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April 29, 2016

By: Brian Konik, Ph.D.
Primary Therapist

As I look forward to working with a new group of students this summer at Pacific Quest, I am reminded of what a unique opportunity the gardens provide when designing individualized interventions. I feel very fortunate that, after spending over 20 or so years researching and designing interventions for individuals struggling with anxiety disorders, I have found an environment that facilitates a comprehensive interdisciplinary approach. I rely heavily on the principles of Cognitive Behavior Therapy (CBT) and Applied Behavior Analysis (ABA) when designing exposure-based intervention. The students at Pacific Quest are immersed in an environment that integrates daily access to meditation, yoga, horticultural therapy, and mindfulness exercises to provide a perfect complement to a CBT and ABA approach.

PQ therapist Brian Konik

Dr. Brian Konik

I often say to parents and students that although problematic anxiety is one of the most prevalent, researched, and reliably treated psychological phenomena, it is also alarmingly underreported and treatment is not regularly pursued. Why is that? We find that those dealing with significant anxiety often avoid the experiences and/or settings that cause the anxiety and they ultimately fall into a pattern of avoidance behavior that stifles their development. Eventually parents and loved ones find themselves in a position where they have to insist on treatment. The PQ setting is unique because we are able to manipulate environmental variables to engage in exposure-based interventions with our students and to subsequently reinforce an evidence-based approach to therapy.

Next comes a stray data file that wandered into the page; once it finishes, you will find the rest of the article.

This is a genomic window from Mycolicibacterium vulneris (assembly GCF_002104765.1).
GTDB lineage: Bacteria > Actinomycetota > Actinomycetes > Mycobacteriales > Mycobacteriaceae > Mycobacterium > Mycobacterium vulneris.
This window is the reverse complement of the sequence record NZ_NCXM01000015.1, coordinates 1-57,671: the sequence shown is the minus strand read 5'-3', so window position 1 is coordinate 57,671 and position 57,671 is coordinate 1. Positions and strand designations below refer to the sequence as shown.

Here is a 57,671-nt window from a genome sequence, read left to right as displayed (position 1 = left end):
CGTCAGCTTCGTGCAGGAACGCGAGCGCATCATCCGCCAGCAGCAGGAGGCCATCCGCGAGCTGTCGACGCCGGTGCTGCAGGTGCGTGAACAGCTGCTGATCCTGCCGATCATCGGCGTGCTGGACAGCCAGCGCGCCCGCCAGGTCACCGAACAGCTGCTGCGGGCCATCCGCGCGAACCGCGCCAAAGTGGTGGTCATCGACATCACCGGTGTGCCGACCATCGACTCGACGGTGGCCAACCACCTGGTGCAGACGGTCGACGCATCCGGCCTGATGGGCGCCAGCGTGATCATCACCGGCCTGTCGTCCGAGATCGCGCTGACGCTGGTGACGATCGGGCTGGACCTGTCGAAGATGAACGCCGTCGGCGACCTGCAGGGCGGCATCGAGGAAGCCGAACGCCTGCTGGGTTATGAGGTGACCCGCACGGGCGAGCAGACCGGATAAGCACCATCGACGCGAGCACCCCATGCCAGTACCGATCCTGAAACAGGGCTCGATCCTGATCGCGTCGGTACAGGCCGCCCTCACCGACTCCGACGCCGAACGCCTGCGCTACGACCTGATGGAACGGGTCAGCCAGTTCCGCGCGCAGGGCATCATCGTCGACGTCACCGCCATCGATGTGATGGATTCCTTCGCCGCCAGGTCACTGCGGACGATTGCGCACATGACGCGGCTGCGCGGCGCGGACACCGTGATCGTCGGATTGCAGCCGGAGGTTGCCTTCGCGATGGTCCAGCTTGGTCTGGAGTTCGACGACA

Our ability to individualize the student experience provides me the opportunity to weave evidence-based practices for anxiety into the overall program. Students who struggle to thrive at home or at school are being challenged in the Pacific Quest gardens to face their fears head-on and to break the cycle of being anxious about being anxious — worrying about worrying — panicking that they may panic. Watching students who experience generalized anxiety, obsessive-compulsive behaviors, panic attacks, social anxiety, Tourette Syndrome, selective mutism, body dysmorphic disorder,  and specific phobias overcome their challenges and begin to thrive in the PQ model is an incredibly rewarding experience for me as a Clinical Psychologist. I can’t wait to join another group of students on their journeys to overcome anxiety in whatever form it appears to them!